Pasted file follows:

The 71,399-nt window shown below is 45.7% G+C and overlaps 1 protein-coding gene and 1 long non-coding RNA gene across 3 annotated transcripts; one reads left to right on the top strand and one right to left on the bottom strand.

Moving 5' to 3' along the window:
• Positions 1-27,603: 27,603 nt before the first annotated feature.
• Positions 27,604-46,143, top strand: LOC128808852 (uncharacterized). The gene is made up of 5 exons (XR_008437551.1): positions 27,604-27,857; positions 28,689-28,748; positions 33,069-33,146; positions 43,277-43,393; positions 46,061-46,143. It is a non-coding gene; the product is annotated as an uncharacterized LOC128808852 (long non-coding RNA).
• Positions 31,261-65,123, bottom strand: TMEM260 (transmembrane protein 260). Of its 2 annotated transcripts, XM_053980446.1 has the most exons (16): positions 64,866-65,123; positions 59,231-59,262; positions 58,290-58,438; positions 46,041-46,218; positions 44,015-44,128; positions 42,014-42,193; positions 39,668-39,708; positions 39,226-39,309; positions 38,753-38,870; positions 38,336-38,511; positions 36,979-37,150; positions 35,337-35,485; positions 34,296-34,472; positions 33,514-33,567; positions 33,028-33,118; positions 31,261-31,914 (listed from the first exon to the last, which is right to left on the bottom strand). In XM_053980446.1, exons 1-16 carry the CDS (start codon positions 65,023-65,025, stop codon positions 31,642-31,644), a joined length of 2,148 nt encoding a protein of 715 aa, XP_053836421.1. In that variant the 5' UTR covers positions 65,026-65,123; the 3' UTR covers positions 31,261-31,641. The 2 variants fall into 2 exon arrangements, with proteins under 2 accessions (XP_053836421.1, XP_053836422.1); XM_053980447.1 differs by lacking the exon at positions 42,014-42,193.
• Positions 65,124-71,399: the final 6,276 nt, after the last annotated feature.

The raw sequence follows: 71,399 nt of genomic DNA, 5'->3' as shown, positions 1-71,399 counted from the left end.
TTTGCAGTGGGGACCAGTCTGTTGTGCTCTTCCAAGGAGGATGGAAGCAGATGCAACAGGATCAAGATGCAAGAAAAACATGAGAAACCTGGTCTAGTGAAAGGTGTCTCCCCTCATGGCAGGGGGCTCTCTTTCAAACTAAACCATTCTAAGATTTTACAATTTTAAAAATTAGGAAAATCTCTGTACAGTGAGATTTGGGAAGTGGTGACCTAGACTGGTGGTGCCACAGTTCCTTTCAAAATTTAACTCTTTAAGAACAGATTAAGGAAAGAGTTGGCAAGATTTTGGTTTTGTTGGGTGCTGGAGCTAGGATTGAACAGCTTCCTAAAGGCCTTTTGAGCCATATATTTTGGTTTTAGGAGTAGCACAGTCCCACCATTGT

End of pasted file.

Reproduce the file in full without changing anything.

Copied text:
The 71,399-nt window shown below is 45.7% G+C and overlaps 1 protein-coding gene and 1 long non-coding RNA gene across 3 annotated transcripts; one reads left to right on the top strand and one right to left on the bottom strand.

Moving 5' to 3' along the window:
• Positions 1-27,603: 27,603 nt before the first annotated feature.
• Positions 27,604-46,143, top strand: LOC128808852 (uncharacterized). The gene is made up of 5 exons (XR_008437551.1): positions 27,604-27,857; positions 28,689-28,748; positions 33,069-33,146; positions 43,277-43,393; positions 46,061-46,143. It is a non-coding gene; the product is annotated as an uncharacterized LOC128808852 (long non-coding RNA).
• Positions 31,261-65,123, bottom strand: TMEM260 (transmembrane protein 260). Of its 2 annotated transcripts, XM_053980446.1 has the most exons (16): positions 64,866-65,123; positions 59,231-59,262; positions 58,290-58,438; positions 46,041-46,218; positions 44,015-44,128; positions 42,014-42,193; positions 39,668-39,708; positions 39,226-39,309; positions 38,753-38,870; positions 38,336-38,511; positions 36,979-37,150; positions 35,337-35,485; positions 34,296-34,472; positions 33,514-33,567; positions 33,028-33,118; positions 31,261-31,914 (listed from the first exon to the last, which is right to left on the bottom strand). In XM_053980446.1, exons 1-16 carry the CDS (start codon positions 65,023-65,025, stop codon positions 31,642-31,644), a joined length of 2,148 nt encoding a protein of 715 aa, XP_053836421.1. In that variant the 5' UTR covers positions 65,026-65,123; the 3' UTR covers positions 31,261-31,641. The 2 variants fall into 2 exon arrangements, with proteins under 2 accessions (XP_053836421.1, XP_053836422.1); XM_053980447.1 differs by lacking the exon at positions 42,014-42,193.
• Positions 65,124-71,399: the final 6,276 nt, after the last annotated feature.

The raw sequence follows: 71,399 nt of genomic DNA, 5'->3' as shown, positions 1-71,399 counted from the left end.
TTTGCAGTGGGGACCAGTCTGTTGTGCTCTTCCAAGGAGGATGGAAGCAGATGCAACAGGATCAAGATGCAAGAAAAACATGAGAAACCTGGTCTAGTGAAAGGTGTCTCCCCTCATGGCAGGGGGCTCTCTTTCAAACTAAACCATTCTAAGATTTTACAATTTTAAAAATTAGGAAAATCTCTGTACAGTGAGATTTGGGAAGTGGTGACCTAGACTGGTGGTGCCACAGTTCCTTTCAAAATTTAACTCTTTAAGAACAGATTAAGGAAAGAGTTGGCAAGATTTTGGTTTTGTTGGGTGCTGGAGCTAGGATTGAACAGCTTCCTAAAGGCCTTTTGAGCCATATATTTTGGTTTTAGGAGTAGCACAGTCCCACCATTGT